I’ve been listening to the ‘Explore’ series offshoot from the Cycling Podcast (in particular I recommend Episode 4 – where Lionel and Ned Boulting ride to the seaside and record themselves talking bike). I’ve also watched a few Youtube videos (vlogs!) recounting multi-day, point to point rides where the object clearly was to roam and enjoy the journey (as well as to challenge), rather than simply to ride for fitness and speed.

I have been somewhat enthused and wish to try riding more than 1- to 4-hour loops near my house (even if those sort of rides can take me into beautiful Peak District scenery).

road cycling with lights
Mont photographs bike in front of a field in Derbyshire…

I have little desire (yet) to carry a tent and wild camp (camp wildly?) in a layby somewhere in Snowdonia. No, I’m thinking more ‘flattish ride spread over a weekend, staying the night (and refuelling) at a nice gastropub’.

That sounds glorious in anyone’s book. I just need to find a ride partner of two.

Do a Challenging Sportive in the Peak District

Last year saw me complete RideLondon for the second time. Whilst I did some riding in the pointy parts of the Peak District as training for that, it’s been ages since I did a proper ‘Sportive-length’ ride up there (otherwise known as a Sportive…).

Indeed, when I did some Peaky Sportive-ys a few years ago, I either chose the shortest route on offer, or aborted and cut short the distance on the day.

That sort of thing has to stop.

2018 proved that I can do a reasonable amount of training when I put my mind to it. RideLondon in 2019 doesn’t hold much appeal (I’m sure I’ll learn to love it again). I should really try to do one of the more challenging Peak District sportives, in either the middle distance (which generally would have plenty of climbing) or, whisper it, the long distance (which would likely have a metric fugload).

As I’ve written this post, I’ve discovered that the Peak Epic (where I’ve ridden the short route before) has been cancelled for 2019. So that leaves maybe the Tour of the Peak in May or the Peaks Tour in September (where even the ‘short’ ride looks quite challenging).

Write More Frequently on the Sportive Cyclist Blog

Some of you might be aware that I make a little (very little) money from this blog. It’s enough to cover website hosting and the email list, plus some bike kit to use and review. The income comes from a mix of display advertising and affiliate commissions on products I link to in my posts.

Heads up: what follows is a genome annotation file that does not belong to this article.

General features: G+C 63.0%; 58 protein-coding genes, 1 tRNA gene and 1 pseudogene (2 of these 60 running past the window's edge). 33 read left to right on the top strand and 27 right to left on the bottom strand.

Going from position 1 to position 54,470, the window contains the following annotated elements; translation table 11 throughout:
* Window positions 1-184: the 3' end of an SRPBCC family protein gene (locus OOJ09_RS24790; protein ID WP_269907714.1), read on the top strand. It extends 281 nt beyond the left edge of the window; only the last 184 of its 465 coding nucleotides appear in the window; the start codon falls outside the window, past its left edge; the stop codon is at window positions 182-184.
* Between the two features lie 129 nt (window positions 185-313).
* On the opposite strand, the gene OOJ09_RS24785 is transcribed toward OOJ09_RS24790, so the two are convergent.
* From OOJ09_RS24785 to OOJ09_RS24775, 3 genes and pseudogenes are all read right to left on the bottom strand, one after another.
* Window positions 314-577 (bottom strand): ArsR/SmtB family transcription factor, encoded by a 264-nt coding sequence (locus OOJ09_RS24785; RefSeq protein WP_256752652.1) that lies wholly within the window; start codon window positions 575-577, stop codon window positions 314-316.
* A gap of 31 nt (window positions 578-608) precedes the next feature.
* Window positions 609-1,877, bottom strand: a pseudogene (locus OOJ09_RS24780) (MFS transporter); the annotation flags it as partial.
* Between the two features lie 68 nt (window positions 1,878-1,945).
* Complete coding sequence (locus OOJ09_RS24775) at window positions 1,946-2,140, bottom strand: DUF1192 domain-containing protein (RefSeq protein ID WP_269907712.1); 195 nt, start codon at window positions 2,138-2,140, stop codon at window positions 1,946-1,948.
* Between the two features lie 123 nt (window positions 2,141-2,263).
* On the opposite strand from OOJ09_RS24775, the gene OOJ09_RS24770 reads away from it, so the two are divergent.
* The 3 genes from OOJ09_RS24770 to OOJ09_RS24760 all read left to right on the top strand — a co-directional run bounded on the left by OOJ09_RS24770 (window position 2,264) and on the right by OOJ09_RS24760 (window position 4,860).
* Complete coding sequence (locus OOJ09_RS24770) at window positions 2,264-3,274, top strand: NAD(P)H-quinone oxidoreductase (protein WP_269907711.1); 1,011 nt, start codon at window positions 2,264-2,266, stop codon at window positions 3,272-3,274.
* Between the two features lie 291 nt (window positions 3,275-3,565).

I’d love to make working on the website my full time ‘gig’. In an ideal world, I would write blog posts in the morning and ride my bike in the afternoon (you know… testing, reviewing). I’d go meet interesting bike people and companies and write about them on the blog. Perhaps even attend some pro races in Europe (as a spectator…).

Given the gap between blog earnings and the salary from my day job, this remains for now a pipe dream. I don’t know if it’s even possible (though there do seem to be other full time ‘content’ producers on the interweb…).

If it is ever going to be possible for me to make a living income from writing about cycling on the internet, I do need to …. actively be writing about bikes on the internet.

road cycling and bonfires
Burn it! Burn it all!

So this is going to be the core habit that I’ll attempt to build in early 2019: writing daily for the blog.

In a similar vein to my 30-(or 35-)day riding challenges in the past, I’ll set the daily barrier for success low. Rather than a minimum of 15 minutes on the turbo, I’m targetting 250 words (500 on weekend days). Hopefully I’ll write more on average, but 250 words is enough to get the cross on the calendar (don’t break the chain!).

This should mean that’ll be posting more regularly on the blog (unless I find myself writing ‘I am a fish’ 62 and a half times each evening).